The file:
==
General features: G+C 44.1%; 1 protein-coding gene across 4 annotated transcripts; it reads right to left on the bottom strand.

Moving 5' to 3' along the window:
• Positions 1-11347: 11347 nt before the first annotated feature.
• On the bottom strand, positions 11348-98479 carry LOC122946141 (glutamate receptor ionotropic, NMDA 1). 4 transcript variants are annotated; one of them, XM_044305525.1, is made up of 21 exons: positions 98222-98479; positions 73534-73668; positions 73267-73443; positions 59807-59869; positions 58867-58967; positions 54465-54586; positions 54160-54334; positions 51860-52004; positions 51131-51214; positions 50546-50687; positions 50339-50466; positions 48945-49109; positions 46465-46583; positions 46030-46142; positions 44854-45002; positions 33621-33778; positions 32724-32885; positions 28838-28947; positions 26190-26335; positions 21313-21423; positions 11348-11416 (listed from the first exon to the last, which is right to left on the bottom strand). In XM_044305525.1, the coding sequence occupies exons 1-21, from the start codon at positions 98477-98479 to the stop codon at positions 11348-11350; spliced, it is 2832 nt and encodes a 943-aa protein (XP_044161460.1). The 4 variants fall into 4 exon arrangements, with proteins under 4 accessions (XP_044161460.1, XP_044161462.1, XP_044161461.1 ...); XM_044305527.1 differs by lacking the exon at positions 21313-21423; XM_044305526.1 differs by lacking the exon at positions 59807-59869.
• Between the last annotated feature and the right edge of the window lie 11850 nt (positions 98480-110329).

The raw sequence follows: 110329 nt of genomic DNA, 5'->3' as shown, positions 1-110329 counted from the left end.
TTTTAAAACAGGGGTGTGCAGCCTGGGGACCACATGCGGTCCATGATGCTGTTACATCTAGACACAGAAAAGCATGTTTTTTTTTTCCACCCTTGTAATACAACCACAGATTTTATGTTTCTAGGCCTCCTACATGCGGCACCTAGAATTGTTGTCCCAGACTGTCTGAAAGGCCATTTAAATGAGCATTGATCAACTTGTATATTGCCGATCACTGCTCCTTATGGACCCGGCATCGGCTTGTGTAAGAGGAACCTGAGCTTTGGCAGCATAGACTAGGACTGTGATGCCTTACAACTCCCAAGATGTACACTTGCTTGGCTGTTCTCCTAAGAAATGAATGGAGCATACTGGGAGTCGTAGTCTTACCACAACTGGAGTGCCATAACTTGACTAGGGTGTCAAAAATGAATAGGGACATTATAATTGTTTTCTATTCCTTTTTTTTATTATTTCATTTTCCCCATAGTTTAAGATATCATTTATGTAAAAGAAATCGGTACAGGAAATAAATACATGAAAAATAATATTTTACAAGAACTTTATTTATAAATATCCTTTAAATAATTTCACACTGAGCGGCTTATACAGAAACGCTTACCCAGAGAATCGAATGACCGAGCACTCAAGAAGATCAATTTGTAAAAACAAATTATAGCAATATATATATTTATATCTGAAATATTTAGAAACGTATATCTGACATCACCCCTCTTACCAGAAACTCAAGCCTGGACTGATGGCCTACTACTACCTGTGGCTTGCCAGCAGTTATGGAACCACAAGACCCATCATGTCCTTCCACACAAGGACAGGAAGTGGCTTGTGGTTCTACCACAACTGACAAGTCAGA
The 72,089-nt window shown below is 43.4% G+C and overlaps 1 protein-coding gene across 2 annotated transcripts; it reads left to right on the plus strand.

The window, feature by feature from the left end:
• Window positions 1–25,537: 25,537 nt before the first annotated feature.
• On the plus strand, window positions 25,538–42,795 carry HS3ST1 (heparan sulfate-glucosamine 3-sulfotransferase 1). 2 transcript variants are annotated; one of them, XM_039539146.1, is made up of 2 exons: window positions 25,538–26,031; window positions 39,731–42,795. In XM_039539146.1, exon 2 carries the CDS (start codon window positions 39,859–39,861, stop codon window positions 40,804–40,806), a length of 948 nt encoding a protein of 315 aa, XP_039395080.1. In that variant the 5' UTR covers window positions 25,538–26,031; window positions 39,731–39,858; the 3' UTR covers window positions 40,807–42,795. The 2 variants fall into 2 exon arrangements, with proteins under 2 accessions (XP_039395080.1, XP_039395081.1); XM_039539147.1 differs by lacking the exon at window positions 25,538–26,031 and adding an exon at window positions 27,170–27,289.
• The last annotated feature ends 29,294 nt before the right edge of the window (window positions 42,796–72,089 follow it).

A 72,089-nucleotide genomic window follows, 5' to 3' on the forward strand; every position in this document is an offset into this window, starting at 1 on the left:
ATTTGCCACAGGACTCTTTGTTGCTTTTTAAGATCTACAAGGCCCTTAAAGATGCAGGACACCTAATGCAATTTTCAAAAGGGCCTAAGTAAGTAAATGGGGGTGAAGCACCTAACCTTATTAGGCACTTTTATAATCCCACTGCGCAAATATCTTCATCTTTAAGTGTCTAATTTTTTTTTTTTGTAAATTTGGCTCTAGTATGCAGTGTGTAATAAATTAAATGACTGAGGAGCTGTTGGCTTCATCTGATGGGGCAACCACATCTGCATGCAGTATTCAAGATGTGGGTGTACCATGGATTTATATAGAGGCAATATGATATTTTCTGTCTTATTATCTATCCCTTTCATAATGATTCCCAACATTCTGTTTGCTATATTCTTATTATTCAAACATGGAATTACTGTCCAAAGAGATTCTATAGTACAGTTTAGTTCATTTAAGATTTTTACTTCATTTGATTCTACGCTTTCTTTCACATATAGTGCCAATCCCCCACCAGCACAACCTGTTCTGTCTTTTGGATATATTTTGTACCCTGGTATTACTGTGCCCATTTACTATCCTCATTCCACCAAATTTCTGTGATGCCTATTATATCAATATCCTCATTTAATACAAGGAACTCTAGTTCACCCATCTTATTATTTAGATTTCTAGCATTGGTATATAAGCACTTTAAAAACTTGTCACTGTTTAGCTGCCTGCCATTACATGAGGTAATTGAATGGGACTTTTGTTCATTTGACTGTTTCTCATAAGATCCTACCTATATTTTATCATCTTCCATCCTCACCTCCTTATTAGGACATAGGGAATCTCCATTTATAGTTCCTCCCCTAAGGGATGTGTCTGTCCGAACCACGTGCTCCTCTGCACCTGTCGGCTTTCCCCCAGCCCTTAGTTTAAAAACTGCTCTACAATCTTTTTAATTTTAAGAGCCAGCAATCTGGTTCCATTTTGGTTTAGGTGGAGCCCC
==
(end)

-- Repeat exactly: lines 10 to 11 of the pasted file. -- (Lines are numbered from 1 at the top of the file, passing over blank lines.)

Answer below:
• Window positions 1–25,537: 25,537 nt before the first annotated feature.
• On the plus strand, window positions 25,538–42,795 carry HS3ST1 (heparan sulfate-glucosamine 3-sulfotransferase 1). 2 transcript variants are annotated; one of them, XM_039539146.1, is made up of 2 exons: window positions 25,538–26,031; window positions 39,731–42,795. In XM_039539146.1, exon 2 carries the CDS (start codon window positions 39,859–39,861, stop codon window positions 40,804–40,806), a length of 948 nt encoding a protein of 315 aa, XP_039395080.1. In that variant the 5' UTR covers window positions 25,538–26,031; window positions 39,731–39,858; the 3' UTR covers window positions 40,807–42,795. The 2 variants fall into 2 exon arrangements, with proteins under 2 accessions (XP_039395080.1, XP_039395081.1); XM_039539147.1 differs by lacking the exon at window positions 25,538–26,031 and adding an exon at window positions 27,170–27,289.